2 6 12 We want to protect what fascinates us. The decision not to use any heavy fuel oil is a central part of this. Interview: Planning new routes is very challenging – and so the joy is even greater when a new cruise is born. TRAVEL IS IMMENSELY VALUABLE INTERVIEW ........................................... 4 IN FOCUS: WE’RE CLEANING UP OUR ACT ������������������������������������ 6 THE THRILL OF NEW HORIZONS – SINCE 1891 ........................................... 7 HIGH SEAS AND THE HIGHEST LUXURY ................................................... 8 CLOSE TO THE WONDERS OF NATURE ..................................................... 9 THE PERFECT BALANCE OF EXPERTISE AND EXPERIENCE .......................... 10 THE MOST EXCLUSIVE FORM OF FREEDOM ............................................. 11 FROM THE ROUTE IDEA TO THE CRUISE INTERVIEW .................................. 12 THE RIGHT ROUTE FOR EVERY DREAM ................................................... 14 AN ITINERARY FOR A SUSTAINABLE TOMORROW ..................................... 16 THE COURSE IS CLEAR ......................................................................... 17 ENVIRONMENTALLY UP TO DATE INTERVIEW ........................................... 18 ENVIRONMENTAL TECHNOLOGY ON BOARD ...........................................20 IN FOCUS: A NEW WAY TO POWER CLEAN EXCURSIONS ������������������ 21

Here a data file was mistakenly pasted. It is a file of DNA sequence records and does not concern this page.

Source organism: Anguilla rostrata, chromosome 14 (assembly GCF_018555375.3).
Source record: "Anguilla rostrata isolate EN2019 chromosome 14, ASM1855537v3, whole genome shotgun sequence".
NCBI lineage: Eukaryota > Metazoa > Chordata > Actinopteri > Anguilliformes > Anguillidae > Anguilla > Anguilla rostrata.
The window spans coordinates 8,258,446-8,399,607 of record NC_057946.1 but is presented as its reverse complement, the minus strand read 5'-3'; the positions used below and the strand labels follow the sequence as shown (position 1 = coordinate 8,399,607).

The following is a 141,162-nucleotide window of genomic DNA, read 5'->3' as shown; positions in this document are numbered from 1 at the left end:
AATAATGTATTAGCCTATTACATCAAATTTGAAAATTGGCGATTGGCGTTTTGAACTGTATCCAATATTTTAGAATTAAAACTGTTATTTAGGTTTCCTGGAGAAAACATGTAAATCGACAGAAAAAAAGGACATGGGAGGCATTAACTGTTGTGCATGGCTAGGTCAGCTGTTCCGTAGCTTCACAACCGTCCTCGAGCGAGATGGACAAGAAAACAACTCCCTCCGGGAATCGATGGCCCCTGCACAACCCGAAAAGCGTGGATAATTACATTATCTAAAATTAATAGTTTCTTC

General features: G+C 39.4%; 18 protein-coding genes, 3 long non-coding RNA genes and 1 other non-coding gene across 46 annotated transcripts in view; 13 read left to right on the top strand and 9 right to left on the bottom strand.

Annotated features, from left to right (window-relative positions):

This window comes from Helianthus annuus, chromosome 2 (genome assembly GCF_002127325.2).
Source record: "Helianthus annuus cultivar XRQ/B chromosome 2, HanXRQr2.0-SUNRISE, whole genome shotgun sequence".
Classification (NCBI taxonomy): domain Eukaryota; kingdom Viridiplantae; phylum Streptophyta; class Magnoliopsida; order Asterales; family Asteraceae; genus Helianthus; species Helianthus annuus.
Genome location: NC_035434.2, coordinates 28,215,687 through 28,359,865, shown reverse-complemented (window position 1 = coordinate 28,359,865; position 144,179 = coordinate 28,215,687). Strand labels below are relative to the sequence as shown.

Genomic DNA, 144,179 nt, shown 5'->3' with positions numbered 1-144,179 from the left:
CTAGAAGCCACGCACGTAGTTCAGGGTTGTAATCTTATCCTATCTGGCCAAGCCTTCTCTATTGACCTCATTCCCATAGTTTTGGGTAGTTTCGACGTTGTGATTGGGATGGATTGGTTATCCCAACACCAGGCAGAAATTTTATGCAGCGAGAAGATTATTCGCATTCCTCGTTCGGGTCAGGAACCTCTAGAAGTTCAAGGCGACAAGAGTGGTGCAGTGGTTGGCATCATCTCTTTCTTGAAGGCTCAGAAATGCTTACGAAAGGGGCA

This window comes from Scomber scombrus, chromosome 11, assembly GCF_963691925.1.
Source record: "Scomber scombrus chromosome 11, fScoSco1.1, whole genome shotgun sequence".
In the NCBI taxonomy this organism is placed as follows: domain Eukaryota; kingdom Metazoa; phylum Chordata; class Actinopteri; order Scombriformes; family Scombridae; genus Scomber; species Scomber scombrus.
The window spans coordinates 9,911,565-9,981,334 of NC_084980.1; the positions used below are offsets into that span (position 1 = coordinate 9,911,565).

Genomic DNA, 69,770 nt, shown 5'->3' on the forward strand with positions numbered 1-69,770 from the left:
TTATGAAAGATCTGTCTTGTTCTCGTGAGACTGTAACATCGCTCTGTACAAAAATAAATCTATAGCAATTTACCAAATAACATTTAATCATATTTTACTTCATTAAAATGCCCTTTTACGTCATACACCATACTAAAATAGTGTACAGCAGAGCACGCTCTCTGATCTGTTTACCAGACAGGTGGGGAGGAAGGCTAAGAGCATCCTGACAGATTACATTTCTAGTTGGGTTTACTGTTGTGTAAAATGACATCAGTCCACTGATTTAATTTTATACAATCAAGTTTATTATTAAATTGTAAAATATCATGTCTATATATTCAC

3 21 30 Our e-Zodiacs with electric outboard motors are revolutionising excursions – with no noise or exhaust gases. Less is more – particularly when it comes to plastic. We have therefore drastically reduced our use of single-use plastics. MODERATION – THE KEY TO TOURISM INTERVIEW .................................... 22 A SLOWER PACE OF EXPLORATION ........................................................24 MAINTAINING THE BALANCE ................................................................25 GOING WITH THE FLOW .......................................................................26 IN FOCUS: SOMETIMES LESS IS MORE ����������������������������������������� 28 ORGANICS ON BOARD ........................................................................29 PROTECTING THE OCEANS .................................................................. 30 REGULATED DOWN TO THE SMALLEST DETAIL ......................................... 31 A CONTINENT OF EXTREMES INTERVIEW ................................................. 32 SLOW TRAVEL FOR THE BRYDE’S WHALE ............................................... 34 WIDE-RANGING COMMITMENT .............................................................35 ACHIEVING MORE TOGETHER .............................................................. 36 FOR DIALOGUE AND BINDING STANDARDS ............................................ 37